How a complex animal can arise from a fertilized egg is one of the oldest and most fascinating questions of biology, the answer to which is encoded in the genome. Body shape and organ development, and their integration into a functional organism all depend on the precise expression of genes in space and time. The orchestration of transcription relies mostly on surrounding control sequences such as enhancers, millions of which form complex regulatory landscapes in the non-coding genome. Recent research shows that high-order chromosome structures make an important contribution to enhancer functionality by triggering their physical interactions with target genes.
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The authors thank Y. Oz for preparing the figures, and G. Geeven, M. Janssen, G. Andrey, L. Beccari, T. Montavon and M. Leleu for their help. The authors' laboratories are supported by funds from the Dutch Scientific Organization (NWO) (714012002 and 724012003 (VICI)), EU grant 2010-259743 (MODHEP), a KWF Dutch Cancer Foundation grant (2009-4459) and a NanoNextNL grant (to W.dL) and the Ecole Polytechnique Fédérale de Lausanne, the University of Geneva, the Swiss National Research Foundation, the ERC grant SystemsHox.ch and the FP7 program IDEAL (to D.D.).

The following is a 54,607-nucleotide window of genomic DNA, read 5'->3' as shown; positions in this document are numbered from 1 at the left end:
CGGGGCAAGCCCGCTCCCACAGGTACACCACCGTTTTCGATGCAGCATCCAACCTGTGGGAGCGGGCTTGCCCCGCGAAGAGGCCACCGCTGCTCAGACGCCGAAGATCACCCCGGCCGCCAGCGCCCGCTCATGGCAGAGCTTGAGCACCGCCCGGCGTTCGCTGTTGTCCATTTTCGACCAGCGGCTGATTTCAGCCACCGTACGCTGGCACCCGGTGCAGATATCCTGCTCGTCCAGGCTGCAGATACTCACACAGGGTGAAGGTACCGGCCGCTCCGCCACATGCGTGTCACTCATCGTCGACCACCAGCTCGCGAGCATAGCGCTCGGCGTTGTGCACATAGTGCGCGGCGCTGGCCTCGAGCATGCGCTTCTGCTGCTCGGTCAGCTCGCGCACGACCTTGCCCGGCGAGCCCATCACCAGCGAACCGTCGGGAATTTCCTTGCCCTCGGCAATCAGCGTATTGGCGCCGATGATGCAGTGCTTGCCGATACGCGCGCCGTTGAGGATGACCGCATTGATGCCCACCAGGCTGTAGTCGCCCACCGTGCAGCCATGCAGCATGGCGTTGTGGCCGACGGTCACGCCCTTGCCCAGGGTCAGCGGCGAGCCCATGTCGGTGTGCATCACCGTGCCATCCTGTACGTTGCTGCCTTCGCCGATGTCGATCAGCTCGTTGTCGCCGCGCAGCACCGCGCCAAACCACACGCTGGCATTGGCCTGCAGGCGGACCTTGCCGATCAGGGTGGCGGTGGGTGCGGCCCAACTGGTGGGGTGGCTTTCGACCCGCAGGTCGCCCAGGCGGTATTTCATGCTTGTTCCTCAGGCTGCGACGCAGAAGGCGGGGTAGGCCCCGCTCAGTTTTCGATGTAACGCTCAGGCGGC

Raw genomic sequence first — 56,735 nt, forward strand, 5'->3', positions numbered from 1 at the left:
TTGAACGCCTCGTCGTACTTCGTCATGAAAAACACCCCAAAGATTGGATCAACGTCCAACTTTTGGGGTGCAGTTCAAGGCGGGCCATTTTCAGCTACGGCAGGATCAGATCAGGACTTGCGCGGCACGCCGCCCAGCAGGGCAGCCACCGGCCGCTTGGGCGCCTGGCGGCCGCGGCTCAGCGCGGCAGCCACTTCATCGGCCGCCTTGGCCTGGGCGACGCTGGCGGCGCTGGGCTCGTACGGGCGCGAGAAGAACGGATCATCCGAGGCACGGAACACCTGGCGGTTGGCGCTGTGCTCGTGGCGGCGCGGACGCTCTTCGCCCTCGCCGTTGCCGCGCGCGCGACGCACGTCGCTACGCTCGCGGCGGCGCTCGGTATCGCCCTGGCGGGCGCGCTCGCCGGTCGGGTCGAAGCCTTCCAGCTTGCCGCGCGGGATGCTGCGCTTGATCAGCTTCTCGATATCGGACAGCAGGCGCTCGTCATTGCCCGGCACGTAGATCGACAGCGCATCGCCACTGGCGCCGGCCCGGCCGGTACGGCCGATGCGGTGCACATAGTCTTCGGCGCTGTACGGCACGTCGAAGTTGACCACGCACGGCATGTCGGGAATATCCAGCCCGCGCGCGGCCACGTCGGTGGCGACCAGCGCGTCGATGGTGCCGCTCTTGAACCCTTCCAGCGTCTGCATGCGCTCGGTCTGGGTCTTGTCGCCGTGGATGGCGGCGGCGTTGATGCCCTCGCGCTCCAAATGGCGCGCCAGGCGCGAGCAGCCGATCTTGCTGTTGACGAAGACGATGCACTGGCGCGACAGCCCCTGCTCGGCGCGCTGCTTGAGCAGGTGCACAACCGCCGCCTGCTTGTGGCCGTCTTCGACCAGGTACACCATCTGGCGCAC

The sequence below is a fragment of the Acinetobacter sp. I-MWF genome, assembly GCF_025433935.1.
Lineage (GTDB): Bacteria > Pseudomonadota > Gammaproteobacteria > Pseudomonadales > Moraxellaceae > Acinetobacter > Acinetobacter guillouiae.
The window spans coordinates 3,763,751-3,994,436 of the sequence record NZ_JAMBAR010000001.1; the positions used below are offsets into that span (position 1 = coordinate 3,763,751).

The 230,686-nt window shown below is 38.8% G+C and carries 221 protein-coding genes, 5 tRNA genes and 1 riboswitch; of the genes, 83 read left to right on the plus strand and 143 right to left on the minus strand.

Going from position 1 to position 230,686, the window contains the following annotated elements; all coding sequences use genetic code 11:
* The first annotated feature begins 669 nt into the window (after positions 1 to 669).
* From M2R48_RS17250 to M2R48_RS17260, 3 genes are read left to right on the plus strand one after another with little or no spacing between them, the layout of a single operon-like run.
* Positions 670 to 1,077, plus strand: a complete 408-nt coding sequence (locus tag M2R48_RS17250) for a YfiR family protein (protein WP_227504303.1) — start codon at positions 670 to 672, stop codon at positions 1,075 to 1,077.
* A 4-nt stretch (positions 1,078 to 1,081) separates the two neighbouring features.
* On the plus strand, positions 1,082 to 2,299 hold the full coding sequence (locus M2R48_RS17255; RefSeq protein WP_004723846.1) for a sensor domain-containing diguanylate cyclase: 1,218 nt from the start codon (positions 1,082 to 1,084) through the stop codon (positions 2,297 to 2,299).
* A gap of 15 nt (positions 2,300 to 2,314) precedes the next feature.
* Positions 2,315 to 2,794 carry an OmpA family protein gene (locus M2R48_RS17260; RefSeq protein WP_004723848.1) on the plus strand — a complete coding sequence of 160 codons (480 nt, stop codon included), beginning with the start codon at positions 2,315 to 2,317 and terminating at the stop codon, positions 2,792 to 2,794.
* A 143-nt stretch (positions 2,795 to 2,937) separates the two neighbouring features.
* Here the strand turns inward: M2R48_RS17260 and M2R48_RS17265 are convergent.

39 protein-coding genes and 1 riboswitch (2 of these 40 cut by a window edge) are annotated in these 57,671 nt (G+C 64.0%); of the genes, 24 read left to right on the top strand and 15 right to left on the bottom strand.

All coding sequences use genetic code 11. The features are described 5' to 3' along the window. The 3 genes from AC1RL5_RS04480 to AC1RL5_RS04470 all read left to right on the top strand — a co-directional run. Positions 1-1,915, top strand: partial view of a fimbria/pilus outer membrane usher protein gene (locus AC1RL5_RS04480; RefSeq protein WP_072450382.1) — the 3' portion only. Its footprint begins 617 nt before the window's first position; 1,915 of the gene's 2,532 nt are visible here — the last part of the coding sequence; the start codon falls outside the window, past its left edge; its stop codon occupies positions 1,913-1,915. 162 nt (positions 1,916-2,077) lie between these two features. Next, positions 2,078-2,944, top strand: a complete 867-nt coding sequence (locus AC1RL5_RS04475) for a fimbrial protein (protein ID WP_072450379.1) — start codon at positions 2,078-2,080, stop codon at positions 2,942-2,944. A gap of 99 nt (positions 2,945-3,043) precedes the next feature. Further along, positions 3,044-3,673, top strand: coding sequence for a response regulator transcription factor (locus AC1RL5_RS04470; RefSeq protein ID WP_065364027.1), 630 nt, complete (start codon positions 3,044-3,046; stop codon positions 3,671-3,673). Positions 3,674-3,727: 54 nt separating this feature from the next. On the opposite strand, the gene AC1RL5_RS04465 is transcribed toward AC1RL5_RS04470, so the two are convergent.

The authors declare no competing financial interests.
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de Laat, W., Duboule, D. Topology of mammalian developmental enhancers and their regulatory landscapes. Nature 502, 499–506 (2013). https://doi.org/10.1038/nature12753
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